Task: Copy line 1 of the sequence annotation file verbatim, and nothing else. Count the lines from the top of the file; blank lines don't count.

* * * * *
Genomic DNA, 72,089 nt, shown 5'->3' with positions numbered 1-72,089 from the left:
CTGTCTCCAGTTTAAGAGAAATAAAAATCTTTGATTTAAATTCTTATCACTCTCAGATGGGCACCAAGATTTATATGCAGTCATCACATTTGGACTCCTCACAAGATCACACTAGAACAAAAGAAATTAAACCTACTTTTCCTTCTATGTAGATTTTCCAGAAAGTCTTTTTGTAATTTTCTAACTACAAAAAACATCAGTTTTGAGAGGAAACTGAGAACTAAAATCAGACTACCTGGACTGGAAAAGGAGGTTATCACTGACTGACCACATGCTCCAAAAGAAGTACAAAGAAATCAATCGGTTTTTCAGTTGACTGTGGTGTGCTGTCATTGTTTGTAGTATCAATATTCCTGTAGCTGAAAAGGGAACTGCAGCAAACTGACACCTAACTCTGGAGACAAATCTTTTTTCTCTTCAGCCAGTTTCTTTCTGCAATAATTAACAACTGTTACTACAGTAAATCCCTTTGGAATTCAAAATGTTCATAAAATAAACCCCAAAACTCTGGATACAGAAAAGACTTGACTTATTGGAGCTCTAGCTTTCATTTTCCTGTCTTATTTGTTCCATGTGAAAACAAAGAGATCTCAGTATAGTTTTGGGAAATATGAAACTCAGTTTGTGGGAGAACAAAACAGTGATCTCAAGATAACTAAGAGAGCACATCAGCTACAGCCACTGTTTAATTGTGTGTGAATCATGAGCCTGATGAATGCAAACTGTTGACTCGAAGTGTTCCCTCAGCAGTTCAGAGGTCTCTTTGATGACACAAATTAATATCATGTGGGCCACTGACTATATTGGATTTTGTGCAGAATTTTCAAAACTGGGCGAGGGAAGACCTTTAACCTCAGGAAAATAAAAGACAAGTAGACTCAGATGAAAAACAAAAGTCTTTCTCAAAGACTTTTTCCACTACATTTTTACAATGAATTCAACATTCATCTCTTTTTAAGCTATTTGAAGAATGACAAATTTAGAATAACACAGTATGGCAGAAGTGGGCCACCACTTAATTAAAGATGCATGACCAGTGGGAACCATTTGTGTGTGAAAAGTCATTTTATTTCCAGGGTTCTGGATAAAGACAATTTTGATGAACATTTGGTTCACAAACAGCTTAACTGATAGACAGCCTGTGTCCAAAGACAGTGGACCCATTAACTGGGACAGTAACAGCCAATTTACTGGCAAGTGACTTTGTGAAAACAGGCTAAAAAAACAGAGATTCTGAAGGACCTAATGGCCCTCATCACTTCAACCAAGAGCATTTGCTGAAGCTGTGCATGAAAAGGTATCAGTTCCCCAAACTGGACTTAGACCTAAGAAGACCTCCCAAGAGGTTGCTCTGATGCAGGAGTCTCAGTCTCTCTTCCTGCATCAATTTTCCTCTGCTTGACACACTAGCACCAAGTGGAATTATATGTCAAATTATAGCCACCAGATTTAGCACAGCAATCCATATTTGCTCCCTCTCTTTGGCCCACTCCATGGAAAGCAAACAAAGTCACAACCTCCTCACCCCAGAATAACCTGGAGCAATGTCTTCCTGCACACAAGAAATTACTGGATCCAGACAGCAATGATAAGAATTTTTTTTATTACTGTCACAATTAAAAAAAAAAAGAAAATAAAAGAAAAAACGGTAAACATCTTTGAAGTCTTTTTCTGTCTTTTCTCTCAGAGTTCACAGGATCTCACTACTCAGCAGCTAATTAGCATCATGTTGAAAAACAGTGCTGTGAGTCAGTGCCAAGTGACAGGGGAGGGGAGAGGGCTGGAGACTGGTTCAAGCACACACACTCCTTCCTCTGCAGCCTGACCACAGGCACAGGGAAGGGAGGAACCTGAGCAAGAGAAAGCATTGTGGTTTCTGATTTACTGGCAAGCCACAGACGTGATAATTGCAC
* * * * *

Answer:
Genomic DNA, 72,089 nt, shown 5'->3' with positions numbered 1-72,089 from the left: